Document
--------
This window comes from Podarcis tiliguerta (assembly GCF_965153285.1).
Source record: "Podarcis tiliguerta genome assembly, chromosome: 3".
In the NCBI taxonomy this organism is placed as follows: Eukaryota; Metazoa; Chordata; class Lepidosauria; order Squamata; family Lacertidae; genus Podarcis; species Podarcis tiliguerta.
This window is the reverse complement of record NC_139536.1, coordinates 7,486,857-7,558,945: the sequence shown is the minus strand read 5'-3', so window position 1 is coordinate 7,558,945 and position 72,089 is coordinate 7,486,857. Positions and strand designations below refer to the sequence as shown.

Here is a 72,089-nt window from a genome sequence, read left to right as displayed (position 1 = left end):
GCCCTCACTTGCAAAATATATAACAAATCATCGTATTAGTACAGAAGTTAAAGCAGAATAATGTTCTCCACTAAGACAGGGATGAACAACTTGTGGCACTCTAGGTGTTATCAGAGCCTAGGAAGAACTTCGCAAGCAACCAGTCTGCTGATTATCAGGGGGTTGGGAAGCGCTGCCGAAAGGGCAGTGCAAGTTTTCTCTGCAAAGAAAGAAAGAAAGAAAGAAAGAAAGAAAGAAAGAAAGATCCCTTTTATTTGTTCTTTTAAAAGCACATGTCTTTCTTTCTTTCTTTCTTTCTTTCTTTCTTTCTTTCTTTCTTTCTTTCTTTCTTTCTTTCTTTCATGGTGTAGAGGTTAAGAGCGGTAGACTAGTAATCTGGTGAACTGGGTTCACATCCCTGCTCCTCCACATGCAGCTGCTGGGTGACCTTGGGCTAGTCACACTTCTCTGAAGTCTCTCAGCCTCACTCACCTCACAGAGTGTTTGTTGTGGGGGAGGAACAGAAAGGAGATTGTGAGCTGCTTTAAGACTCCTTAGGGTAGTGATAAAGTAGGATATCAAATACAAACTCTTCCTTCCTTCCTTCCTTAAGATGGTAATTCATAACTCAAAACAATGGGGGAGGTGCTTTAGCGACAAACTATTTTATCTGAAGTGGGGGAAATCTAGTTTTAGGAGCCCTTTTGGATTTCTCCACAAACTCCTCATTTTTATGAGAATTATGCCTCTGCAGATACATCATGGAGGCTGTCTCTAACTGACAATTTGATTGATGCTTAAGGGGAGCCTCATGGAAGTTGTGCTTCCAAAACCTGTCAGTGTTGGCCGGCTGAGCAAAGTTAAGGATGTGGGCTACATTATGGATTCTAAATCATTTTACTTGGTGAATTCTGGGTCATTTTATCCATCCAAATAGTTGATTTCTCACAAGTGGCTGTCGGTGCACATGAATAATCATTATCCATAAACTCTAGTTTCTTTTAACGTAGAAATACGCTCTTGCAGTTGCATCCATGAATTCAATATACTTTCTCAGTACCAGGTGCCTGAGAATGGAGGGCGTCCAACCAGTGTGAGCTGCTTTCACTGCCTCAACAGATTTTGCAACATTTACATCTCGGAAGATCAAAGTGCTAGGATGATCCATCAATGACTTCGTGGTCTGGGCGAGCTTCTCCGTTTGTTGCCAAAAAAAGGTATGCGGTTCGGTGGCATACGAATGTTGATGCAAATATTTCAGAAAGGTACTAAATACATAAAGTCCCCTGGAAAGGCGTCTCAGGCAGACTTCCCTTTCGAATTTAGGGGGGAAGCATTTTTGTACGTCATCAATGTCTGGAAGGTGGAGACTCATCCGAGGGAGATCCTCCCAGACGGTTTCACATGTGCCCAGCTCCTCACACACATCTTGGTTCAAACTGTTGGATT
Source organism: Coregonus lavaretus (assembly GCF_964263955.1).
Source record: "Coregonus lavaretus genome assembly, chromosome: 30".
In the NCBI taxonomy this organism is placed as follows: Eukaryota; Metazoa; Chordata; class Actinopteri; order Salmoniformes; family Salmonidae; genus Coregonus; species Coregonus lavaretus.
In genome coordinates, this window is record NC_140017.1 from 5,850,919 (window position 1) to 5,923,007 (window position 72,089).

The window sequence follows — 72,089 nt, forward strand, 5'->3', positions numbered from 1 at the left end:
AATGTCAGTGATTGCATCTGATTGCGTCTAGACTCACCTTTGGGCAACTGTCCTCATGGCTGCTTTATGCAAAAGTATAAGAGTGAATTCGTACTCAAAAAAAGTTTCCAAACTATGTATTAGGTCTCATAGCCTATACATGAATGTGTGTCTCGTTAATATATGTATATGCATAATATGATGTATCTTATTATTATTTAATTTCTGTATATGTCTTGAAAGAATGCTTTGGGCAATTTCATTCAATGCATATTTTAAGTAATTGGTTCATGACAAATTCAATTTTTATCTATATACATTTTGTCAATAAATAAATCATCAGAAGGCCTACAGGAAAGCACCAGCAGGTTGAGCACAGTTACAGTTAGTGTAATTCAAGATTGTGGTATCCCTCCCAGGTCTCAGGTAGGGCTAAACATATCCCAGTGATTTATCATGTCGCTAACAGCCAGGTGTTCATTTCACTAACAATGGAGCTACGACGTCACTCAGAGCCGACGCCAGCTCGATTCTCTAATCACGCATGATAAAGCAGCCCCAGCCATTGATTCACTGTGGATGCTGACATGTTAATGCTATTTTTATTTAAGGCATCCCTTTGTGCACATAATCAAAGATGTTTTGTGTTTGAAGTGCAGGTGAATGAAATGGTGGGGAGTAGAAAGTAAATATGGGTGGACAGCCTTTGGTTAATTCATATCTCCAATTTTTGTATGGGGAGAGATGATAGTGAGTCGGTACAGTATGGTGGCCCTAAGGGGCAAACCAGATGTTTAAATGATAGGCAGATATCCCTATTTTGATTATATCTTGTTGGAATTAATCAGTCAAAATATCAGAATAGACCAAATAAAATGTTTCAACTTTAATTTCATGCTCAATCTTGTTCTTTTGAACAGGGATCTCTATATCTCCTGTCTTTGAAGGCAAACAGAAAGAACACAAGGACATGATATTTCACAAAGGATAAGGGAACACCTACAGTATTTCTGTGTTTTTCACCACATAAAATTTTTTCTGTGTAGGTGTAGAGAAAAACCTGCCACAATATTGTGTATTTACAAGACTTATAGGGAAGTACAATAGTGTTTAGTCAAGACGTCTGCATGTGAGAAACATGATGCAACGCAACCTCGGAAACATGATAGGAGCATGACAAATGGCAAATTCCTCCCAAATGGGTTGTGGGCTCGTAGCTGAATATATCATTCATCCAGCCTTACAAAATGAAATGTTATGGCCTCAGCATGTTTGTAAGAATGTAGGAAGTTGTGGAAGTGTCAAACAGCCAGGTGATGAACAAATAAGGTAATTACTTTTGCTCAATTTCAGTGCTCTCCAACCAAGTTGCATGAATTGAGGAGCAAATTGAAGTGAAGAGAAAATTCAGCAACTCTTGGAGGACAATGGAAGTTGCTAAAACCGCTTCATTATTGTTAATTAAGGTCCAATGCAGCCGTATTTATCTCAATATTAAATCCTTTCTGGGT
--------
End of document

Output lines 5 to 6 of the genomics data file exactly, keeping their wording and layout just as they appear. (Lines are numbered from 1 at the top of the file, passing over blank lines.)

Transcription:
Here is a 72,089-nt window from a genome sequence, read left to right as displayed (position 1 = left end):
GCCCTCACTTGCAAAATATATAACAAATCATCGTATTAGTACAGAAGTTAAAGCAGAATAATGTTCTCCACTAAGACAGGGATGAACAACTTGTGGCACTCTAGGTGTTATCAGAGCCTAGGAAGAACTTCGCAAGCAACCAGTCTGCTGATTATCAGGGGGTTGGGAAGCGCTGCCGAAAGGGCAGTGCAAGTTTTCTCTGCAAAGAAAGAAAGAAAGAAAGAAAGAAAGAAAGAAAGAAAGATCCCTTTTATTTGTTCTTTTAAAAGCACATGTCTTTCTTTCTTTCTTTCTTTCTTTCTTTCTTTCTTTCTTTCTTTCTTTCTTTCTTTCTTTCTTTCATGGTGTAGAGGTTAAGAGCGGTAGACTAGTAATCTGGTGAACTGGGTTCACATCCCTGCTCCTCCACATGCAGCTGCTGGGTGACCTTGGGCTAGTCACACTTCTCTGAAGTCTCTCAGCCTCACTCACCTCACAGAGTGTTTGTTGTGGGGGAGGAACAGAAAGGAGATTGTGAGCTGCTTTAAGACTCCTTAGGGTAGTGATAAAGTAGGATATCAAATACAAACTCTTCCTTCCTTCCTTCCTTAAGATGGTAATTCATAACTCAAAACAATGGGGGAGGTGCTTTAGCGACAAACTATTTTATCTGAAGTGGGGGAAATCTAGTTTTAGGAGCCCTTTTGGATTTCTCCACAAACTCCTCATTTTTATGAGAATTATGCCTCTGCAGATACATCATGGAGGCTGTCTCTAACTGACAATTTGATTGATGCTTAAGGGGAGCCTCATGGAAGTTGTGCTTCCAAAACCTGTCAGTGTTGGCCGGCTGAGCAAAGTTAAGGATGTGGGCTACATTATGGATTCTAAATCATTTTACTTGGTGAATTCTGGGTCATTTTATCCATCCAAATAGTTGATTTCTCACAAGTGGCTGTCGGTGCACATGAATAATCATTATCCATAAACTCTAGTTTCTTTTAACGTAGAAATACGCTCTTGCAGTTGCATCCATGAATTCAATATACTTTCTCAGTACCAGGTGCCTGAGAATGGAGGGCGTCCAACCAGTGTGAGCTGCTTTCACTGCCTCAACAGATTTTGCAACATTTACATCTCGGAAGATCAAAGTGCTAGGATGATCCATCAATGACTTCGTGGTCTGGGCGAGCTTCTCCGTTTGTTGCCAAAAAAAGGTATGCGGTTCGGTGGCATACGAATGTTGATGCAAATATTTCAGAAAGGTACTAAATACATAAAGTCCCCTGGAAAGGCGTCTCAGGCAGACTTCCCTTTCGAATTTAGGGGGGAAGCATTTTTGTACGTCATCAATGTCTGGAAGGTGGAGACTCATCCGAGGGAGATCCTCCCAGACGGTTTCACATGTGCCCAGCTCCTCACACACATCTTGGTTCAAACTGTTGGATT